A Nasal Spray That Shoots Nanosized Opioids To The Brain May Help People Avoid Addiction

As doctors and scientists struggle to turn the tide of the opioid crisis, which killed more than 63,000 people in the US in 2016, there are others looking further ahead, trying to create a world where addiction can't take hold in the first place. One such approach, created by a team of scientists in the UK, is a nasal spray that shoots a naturally produced opioid straight to the brain — seemingly without causing the euphoric high and tolerance that can lead to dependence.

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As per The Guardian:

Scientists at University College London found they could alleviate pain in animals with a nasal spray that delivered millions of soluble nanoparticles filled with a natural opioid directly into the brain. In lab tests, the animals showed no signs of becoming tolerant to the compound's pain-relieving effects, meaning the risk of overdose should be far lower.

When we take opioids like morphine as drugs, they're absorbed throughout the body, affecting everything from our brain to the gut. This explains why they can cause everything from euphoria to pain relief to constipation. They also lose their effectiveness the longer we take them, causing users to need more of the drug to get the same results, thanks in part to the specific type of opioid receptors they activate.

Scientists have found that another class of opioids found in the body — the enkephalins — seem to avoid causing this pattern of dependence while still having a pain-killing effect, likely due to the different receptors they activate. But it's been impossible to develop enkephalin-based painkillers, because they break down too quickly in the body and can't cross the brain-blood barrier through pills or injections, meaning they can't actually affect our perception of pain.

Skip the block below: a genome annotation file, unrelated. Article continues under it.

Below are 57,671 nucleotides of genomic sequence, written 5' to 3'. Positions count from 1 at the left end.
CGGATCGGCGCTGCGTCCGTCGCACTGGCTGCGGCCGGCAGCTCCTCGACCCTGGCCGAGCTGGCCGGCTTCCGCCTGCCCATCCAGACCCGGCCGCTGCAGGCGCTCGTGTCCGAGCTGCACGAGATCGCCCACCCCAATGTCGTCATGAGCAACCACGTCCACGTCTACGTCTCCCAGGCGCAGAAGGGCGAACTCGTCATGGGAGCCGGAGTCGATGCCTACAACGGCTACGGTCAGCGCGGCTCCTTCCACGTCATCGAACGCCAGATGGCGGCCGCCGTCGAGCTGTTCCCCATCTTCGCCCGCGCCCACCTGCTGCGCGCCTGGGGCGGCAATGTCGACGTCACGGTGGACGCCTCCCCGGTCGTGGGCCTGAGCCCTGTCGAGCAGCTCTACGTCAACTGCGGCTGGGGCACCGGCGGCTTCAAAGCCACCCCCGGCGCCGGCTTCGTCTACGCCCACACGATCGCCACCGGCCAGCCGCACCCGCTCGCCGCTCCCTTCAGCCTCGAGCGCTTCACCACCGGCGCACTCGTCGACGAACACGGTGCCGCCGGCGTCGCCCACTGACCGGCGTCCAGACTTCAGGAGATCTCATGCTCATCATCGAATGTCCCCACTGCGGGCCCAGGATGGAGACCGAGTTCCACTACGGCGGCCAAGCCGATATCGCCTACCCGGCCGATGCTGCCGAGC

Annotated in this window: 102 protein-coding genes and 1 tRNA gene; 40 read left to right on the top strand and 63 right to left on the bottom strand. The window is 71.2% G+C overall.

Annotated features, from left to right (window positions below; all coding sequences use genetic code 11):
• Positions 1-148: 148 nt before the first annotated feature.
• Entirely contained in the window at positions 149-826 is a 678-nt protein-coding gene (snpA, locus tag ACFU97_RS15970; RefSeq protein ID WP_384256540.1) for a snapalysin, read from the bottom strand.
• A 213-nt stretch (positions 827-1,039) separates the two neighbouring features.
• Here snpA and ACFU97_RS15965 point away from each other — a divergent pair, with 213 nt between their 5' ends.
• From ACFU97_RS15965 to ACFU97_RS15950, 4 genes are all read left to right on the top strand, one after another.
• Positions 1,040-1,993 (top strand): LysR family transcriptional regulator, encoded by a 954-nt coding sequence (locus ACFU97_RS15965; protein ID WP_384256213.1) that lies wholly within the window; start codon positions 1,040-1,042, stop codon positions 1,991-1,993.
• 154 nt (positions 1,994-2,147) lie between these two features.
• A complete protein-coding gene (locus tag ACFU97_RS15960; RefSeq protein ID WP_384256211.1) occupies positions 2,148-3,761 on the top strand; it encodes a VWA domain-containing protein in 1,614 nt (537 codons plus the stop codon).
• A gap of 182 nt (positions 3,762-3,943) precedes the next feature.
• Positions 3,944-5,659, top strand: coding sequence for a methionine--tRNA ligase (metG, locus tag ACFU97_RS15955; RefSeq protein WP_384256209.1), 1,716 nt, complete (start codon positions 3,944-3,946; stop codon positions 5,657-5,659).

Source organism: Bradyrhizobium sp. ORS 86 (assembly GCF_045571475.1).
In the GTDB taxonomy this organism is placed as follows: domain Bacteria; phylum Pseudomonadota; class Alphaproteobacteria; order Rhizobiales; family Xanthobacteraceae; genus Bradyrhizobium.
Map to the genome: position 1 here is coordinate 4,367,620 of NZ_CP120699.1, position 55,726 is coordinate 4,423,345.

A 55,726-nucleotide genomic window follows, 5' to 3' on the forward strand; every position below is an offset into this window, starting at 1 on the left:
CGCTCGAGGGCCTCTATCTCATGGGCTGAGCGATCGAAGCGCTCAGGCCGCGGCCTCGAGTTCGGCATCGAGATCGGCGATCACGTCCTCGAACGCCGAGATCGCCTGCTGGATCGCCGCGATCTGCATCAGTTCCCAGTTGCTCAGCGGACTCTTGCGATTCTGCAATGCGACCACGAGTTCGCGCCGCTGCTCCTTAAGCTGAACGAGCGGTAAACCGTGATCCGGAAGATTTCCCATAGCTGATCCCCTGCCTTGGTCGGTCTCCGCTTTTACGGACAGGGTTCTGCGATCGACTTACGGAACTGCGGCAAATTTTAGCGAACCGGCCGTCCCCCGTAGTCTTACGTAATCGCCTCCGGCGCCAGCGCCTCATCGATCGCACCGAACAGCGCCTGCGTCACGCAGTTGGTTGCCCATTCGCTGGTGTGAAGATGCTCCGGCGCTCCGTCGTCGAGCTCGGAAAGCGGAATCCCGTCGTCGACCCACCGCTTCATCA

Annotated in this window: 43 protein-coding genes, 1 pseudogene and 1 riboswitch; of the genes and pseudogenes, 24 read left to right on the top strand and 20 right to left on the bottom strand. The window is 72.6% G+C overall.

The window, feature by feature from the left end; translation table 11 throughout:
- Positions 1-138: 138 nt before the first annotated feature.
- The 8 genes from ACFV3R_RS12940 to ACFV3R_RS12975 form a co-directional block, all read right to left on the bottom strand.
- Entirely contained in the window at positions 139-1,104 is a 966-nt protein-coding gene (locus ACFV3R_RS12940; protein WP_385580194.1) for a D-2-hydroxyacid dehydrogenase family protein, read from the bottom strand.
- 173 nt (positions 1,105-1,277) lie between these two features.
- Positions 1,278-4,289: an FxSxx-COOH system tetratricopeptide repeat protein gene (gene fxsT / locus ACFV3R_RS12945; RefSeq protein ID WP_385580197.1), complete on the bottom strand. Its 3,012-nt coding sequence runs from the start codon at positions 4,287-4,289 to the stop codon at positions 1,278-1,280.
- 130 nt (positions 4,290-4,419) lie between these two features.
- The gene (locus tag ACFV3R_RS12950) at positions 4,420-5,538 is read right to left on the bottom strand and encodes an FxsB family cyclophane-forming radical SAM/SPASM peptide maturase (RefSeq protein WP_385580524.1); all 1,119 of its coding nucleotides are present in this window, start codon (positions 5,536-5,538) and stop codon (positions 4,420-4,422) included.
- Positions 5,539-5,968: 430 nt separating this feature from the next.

According to Ijeoma Uchegbu, professor of pharmaceutical nanoscience at the University College London, the technology his team developed gets around this hurdle in two ways.

First, they envelope the enkephalin in a proprietary polymer, creating nanosized particles that can sneak through the blood-brain barrier via the nasal spray. Second, the particles dissolve at a steady rate, allowing the enkephalin to work its magic over time.

"You need a delivery system for these natural opioids or they do not get into the brain through the nose and do not work," Uchegbu said via email. "We have solved that problem."

Better still, because the enkephalin only reaches the brain and doesn't seep into the body elsewhere, it also seems to avoid causing many of the other side-effects other opioids do. And in their latest animal research, published this November in the Journal of Controlled Release, the drug, known as NM0127, even seemed to work in mice who were already tolerant to morphine. That finding, if it holds true in people, could be especially substantial.

"[W]hat this means is that when patients are tolerant to morphine they could be offered NM0127," Uchegbu said. "There is not much you can currently offer a patient that is tolerant to morphine."

The dosed mice also didn't show any signs of craving, such as reward-seeking behaviour. But further tests will have to confirm whether that's really the case, the authors wrote.

Early research has suggested NM0127 might be as potent at painkilling as morphine injected under the skin, Uchegbu said, and the team is developing it as a drug to treat bursts of chronic cancer pain that can't be relieved through other painkillers.

Ultimately, though, no matter how promising an experimental drug sounds, it still has to pass through a rigorous set of clinical trials before that hype can be validated. To that end, Uchegbu and his team are hoping to meet with the FDA this year in order to begin human testing.

The startup Uchegbu and others have founded around this technology, Nanometrics, is also developing other products they say are an upgrade to existing drugs. These include a lower-dose formulation of a common immunosuppressant used to treat dry eye syndrome, and an anti-fungal drug that would be less toxic to the kidneys.

[Journal of Controlled Release via The Guardian]

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